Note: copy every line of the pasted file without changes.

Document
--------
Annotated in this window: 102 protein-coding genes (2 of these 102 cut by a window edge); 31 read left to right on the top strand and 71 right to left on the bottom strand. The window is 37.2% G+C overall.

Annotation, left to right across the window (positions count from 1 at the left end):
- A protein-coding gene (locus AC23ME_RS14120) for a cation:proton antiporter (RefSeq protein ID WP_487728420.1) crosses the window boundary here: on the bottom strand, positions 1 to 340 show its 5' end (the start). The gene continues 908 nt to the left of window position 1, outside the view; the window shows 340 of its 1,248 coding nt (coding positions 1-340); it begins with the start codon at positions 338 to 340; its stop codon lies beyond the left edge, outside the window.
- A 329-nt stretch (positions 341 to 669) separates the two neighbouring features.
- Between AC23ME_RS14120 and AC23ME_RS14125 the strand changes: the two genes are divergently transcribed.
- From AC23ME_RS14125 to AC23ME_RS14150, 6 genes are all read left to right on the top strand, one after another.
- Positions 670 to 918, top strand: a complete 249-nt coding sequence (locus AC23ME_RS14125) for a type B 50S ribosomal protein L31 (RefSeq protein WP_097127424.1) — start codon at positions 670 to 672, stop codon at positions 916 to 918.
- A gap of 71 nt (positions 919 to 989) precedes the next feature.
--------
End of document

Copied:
Annotated in this window: 102 protein-coding genes (2 of these 102 cut by a window edge); 31 read left to right on the top strand and 71 right to left on the bottom strand. The window is 37.2% G+C overall.

Annotation, left to right across the window (positions count from 1 at the left end):
- A protein-coding gene (locus AC23ME_RS14120) for a cation:proton antiporter (RefSeq protein ID WP_487728420.1) crosses the window boundary here: on the bottom strand, positions 1 to 340 show its 5' end (the start). The gene continues 908 nt to the left of window position 1, outside the view; the window shows 340 of its 1,248 coding nt (coding positions 1-340); it begins with the start codon at positions 338 to 340; its stop codon lies beyond the left edge, outside the window.
- A 329-nt stretch (positions 341 to 669) separates the two neighbouring features.
- Between AC23ME_RS14120 and AC23ME_RS14125 the strand changes: the two genes are divergently transcribed.
- From AC23ME_RS14125 to AC23ME_RS14150, 6 genes are all read left to right on the top strand, one after another.
- Positions 670 to 918, top strand: a complete 249-nt coding sequence (locus AC23ME_RS14125) for a type B 50S ribosomal protein L31 (RefSeq protein WP_097127424.1) — start codon at positions 670 to 672, stop codon at positions 916 to 918.
- A gap of 71 nt (positions 919 to 989) precedes the next feature.